Body mass index, or BMI, is a measure used to estimate body fat. BMI is calculated using weight and height measurements and can help determine whether a person is underweight, healthy or overweight. While not exact, BMIs are both inexpensive and easy-to-use tools.
BMI and Weight
BMI values suggest whether a person is underweight, normal, overweight or obese due to the amount of body fat. For example, 5'9" individual with a BMI below 18.5 would be considered underweight, 18.5 to 24.9 would be considered normal, 25.0 to 29.9 would be considered overweight and 30 or higher would be deemed obese.
BMI and Health
BMIs have also been found to correlate to other areas of health. For instance, a high BMI suggests a higher risk for diseases like coronary heart disease, stroke, Type 2 diabetes, hypertension, gallstones, osteoarthritis, breathing and respiratory problems and certain cancers.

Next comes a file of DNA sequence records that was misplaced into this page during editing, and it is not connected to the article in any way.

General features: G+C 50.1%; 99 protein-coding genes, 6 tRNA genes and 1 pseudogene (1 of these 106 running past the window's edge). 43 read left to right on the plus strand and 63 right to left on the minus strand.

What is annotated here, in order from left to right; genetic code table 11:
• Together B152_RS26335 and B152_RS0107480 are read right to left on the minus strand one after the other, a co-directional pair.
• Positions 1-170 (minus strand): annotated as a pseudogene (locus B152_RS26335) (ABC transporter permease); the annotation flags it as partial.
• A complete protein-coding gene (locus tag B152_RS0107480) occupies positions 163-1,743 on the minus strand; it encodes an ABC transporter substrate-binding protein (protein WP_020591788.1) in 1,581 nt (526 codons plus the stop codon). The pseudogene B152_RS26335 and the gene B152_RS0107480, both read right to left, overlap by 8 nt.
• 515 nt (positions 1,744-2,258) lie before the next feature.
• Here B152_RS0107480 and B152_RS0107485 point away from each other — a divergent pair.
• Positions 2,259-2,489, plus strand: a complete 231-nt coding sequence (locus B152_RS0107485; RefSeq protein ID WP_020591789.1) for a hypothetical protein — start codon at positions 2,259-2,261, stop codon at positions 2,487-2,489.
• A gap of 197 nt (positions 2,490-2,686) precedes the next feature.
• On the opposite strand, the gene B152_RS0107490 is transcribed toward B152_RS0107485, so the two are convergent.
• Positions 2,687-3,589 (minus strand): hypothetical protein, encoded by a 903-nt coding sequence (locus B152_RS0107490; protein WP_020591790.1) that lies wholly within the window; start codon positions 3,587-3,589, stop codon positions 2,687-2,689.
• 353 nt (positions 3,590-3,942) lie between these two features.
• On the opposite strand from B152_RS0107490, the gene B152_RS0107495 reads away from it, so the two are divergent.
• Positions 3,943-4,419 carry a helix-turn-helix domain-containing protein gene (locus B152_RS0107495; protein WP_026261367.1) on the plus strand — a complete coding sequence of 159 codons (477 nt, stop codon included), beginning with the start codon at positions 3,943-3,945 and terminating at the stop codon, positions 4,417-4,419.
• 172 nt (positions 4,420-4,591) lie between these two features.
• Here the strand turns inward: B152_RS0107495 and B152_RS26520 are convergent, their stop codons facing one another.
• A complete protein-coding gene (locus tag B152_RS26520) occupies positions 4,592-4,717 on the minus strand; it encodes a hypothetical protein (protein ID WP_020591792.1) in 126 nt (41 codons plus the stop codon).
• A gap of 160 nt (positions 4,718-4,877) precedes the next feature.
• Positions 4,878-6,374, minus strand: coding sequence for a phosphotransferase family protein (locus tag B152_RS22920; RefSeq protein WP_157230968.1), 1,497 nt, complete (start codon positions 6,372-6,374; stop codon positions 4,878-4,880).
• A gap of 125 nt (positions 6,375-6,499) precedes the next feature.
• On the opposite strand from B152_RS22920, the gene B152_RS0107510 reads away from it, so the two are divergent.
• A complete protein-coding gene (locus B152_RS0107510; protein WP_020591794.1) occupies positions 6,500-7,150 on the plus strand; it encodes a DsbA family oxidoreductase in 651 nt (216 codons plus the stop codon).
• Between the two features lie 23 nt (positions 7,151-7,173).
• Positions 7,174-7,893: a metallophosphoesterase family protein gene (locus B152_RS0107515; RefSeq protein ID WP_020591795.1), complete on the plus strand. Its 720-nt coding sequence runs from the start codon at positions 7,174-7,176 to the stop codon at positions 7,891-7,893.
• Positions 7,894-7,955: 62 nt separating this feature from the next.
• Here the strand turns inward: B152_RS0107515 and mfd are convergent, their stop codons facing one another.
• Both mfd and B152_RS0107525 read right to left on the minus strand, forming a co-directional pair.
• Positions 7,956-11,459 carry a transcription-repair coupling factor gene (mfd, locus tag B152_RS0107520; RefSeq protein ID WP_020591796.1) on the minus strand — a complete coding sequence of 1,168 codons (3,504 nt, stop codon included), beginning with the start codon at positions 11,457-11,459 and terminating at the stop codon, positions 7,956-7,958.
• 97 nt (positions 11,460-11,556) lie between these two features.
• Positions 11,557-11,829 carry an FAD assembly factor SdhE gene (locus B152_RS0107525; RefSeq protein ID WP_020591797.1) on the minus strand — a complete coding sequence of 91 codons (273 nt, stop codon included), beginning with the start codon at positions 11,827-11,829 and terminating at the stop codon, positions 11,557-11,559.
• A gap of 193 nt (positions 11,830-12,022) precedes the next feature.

While calculating BMIs is an easy way to learn about weight and health, it is not an exact science. There are many scenarios in which BMIs do not accurately calculate the amount of body fat on an individual. For instance, the BMI of athletes or individuals with a muscular build is often higher, which suggests a higher degree of body fat than is truly the case. Also, at the same BMI, females usually have more body fat than males. Age also makes a difference; BMIs often underestimate the amount of body fat on older adults. Using other measurements, such as waist circumference, can help paint a more accurate picture of your weight and health.